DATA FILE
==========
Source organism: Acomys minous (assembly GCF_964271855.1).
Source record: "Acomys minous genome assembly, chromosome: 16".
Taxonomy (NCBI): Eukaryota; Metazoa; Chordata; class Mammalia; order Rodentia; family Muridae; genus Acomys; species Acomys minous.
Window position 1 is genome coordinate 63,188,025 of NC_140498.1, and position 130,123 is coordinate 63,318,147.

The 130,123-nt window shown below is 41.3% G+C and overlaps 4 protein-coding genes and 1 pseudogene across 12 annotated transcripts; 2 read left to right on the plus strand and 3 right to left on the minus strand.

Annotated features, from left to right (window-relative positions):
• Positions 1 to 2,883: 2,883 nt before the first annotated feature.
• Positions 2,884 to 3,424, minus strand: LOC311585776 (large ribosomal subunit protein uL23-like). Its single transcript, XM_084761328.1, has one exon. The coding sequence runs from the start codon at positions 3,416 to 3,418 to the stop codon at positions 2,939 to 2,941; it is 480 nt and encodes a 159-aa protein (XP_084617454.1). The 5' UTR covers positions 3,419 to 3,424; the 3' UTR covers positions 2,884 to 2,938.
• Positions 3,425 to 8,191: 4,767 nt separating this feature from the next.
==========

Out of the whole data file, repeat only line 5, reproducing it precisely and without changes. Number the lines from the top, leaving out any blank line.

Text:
The 130,123-nt window shown below is 41.3% G+C and overlaps 4 protein-coding genes and 1 pseudogene across 12 annotated transcripts; 2 read left to right on the plus strand and 3 right to left on the minus strand.